Despite having been wounded three times during the war, Captain Smith returned to his home in Hagersville on the Grand River Reserve in July 1918, where he resumed his civilian occupation as a contractor and later became a Six Nations chief. Like most soldiers, he told few tales about his time in war. He died of a heart attack in Buffalo, New York, on August 21, 1954 and is buried in the Saint Paul Anglican Church Cemetery, Middleport, Ontario.
Though Alexander’s younger brother, Charles Denton Smith, also won the Military Cross, little is known of him. He seems to have enlisted first with the 114th Battalion, also known as the Brock Rangers, in Cayuga, Ontario, on November 12, 1915. But then, on the same day, he enlisted with the 18th Battalion, CEF. Like his brother, because of his experience in the Haldimand Rifles, he was given the rank of Lieutenant upon enlisting and soon rose to the rank of Captain. At the time of his enlistment Charles was married and was working as a carpenter in nearby Oshweken. It appears that he also worked for some time as a recruiting officer on the Six Nations reserve.
Charles earned his MC in Frameries, a small municipality located south-west of Mons, Belgium, on November 9, 1918, two days before the war ended. The Allies had finally broken through the enemy defences along the Western Front and were advancing steadily eastward. Charles’ battalion was fighting its way toward Mons. According to his citation, he "led his platoon forward with such rapidity that he surprised a party of [enemy] sappers preparing to blow up a road mine." The party was stopped as the fuse was being ignited. Charles also personally captured an enemy machine-gun from its crew later that day. The 18th Battalion arrived in Mons November 11, 1918, officially the last day of the war. Captain Charles Smith returned safely to Canada six months later. He received his Military Cross from the hands of the Prince of Wales during his visit to Canada in October 1919. He died on June 5, 1960.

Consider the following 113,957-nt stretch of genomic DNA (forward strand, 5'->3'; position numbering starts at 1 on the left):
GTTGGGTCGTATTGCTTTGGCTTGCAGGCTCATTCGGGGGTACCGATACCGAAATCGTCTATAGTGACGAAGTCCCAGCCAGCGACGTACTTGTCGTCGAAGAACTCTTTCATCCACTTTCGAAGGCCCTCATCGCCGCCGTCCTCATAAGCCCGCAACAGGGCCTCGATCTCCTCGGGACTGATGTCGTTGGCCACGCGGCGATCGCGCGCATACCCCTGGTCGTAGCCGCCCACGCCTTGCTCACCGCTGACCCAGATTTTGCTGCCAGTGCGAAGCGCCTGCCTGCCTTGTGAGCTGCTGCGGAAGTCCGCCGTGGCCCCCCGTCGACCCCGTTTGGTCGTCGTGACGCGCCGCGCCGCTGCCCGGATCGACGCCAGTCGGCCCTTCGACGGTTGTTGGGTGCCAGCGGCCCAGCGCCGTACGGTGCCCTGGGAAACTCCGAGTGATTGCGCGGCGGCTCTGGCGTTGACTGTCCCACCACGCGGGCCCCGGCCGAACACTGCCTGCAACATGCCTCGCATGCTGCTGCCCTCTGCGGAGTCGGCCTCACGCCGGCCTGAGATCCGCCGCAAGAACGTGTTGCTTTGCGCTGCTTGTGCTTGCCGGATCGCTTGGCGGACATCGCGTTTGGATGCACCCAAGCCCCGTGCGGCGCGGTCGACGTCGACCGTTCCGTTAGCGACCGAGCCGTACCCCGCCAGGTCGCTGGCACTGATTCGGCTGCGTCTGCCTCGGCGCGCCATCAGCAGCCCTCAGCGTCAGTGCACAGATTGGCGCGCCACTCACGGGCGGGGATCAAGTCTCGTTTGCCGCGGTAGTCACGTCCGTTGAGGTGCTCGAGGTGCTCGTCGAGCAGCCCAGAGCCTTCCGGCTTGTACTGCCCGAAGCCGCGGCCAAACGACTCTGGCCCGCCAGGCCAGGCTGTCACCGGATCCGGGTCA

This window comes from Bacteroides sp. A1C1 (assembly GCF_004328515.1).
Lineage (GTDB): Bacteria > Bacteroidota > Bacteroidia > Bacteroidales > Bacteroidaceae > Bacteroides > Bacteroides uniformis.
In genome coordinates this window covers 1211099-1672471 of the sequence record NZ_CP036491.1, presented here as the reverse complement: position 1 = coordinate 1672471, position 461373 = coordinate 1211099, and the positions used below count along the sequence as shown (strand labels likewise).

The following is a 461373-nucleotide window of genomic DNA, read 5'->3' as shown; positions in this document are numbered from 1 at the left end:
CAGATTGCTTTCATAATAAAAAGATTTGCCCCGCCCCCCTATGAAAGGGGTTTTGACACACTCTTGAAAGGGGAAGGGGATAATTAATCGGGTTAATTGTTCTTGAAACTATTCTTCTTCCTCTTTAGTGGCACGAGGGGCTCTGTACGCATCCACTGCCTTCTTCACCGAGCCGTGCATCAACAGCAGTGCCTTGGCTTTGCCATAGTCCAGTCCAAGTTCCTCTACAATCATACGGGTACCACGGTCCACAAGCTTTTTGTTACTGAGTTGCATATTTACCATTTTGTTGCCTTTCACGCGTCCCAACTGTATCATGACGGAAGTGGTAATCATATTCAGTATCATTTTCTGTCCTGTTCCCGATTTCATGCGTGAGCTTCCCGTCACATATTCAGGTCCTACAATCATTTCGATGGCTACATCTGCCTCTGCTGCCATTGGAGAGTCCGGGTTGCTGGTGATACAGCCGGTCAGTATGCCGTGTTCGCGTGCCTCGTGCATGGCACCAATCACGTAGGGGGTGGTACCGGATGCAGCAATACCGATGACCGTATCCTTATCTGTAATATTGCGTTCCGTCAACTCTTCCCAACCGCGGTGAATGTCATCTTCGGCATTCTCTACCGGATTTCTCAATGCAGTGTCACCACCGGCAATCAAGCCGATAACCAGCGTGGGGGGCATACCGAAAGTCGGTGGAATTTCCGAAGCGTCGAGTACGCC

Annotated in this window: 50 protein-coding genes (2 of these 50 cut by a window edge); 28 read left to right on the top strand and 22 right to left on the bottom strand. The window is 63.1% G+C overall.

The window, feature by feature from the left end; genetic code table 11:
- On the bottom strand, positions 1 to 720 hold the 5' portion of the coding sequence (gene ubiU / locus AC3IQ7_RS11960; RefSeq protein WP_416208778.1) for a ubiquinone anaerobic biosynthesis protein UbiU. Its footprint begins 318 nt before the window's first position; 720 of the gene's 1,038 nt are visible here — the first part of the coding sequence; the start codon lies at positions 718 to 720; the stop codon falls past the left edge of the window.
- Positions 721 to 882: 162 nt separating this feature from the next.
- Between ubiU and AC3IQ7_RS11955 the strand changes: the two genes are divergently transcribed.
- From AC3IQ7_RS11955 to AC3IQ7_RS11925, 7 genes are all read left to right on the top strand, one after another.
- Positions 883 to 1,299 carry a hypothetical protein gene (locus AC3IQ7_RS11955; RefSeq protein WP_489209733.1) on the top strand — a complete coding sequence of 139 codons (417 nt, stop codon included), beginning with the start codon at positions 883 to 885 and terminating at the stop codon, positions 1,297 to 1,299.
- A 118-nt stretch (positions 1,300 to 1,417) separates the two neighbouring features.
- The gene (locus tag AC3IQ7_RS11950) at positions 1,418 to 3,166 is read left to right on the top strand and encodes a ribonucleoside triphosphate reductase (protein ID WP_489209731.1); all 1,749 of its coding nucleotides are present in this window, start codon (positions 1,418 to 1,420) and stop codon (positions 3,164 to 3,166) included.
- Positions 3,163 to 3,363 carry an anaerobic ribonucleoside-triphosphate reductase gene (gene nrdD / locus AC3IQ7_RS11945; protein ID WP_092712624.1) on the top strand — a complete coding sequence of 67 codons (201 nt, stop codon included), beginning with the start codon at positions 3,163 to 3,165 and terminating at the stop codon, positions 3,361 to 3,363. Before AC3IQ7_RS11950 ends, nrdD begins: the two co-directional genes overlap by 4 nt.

Though many aboriginal veterans may lay claim to having received more decorations than the Smith brothers during WWI, including Corporal Francis Pegahmagabow who is often cited as the most highly decorated Aboriginal veteran of that war having received the Military Medal with two bars, Alexander and Charles Smith both received the Military Cross which is the highest individual award attributed to any aboriginal veteran during the Great War, and is second only in order to the Distinguished Service Order and the Victoria Cross.
|Full Name||Smith, Alexander George Jr.|
|Band Name||Cayuga Nation - Six Nation|
|Band Location||Six Nations of the Grand River, ON|
|Biographical Notes||Son of Six Nations Cayuga chief, Alexander George Smith, and brother of Charles Smith, who also earned a MC, Smith later became Chief. Cf. Native soldiers, Foreign battlefields, p. 13|
|CEF Unit||20th Bn, (Can.), 37th Haldimand Rifles 17 yrs.|
|Previous Military Experience||Haldimand Rifles|
|Date of Enlistment||1914-01-01|
|Medal notes||In Oct. 1917, Smith was posted to a training camp at Niagara-on-the-Lake, ON. Many soldiers from Poland trained there. Smith had been promoted captain and served as adjutant, the commanding officer's assistant. When the war ended, Smith was named an Officer of the Order of the Black Star, a Polish order, for his distinguised service at the camp. Cf. Native soldiers, Foreign battlefields, p. 13|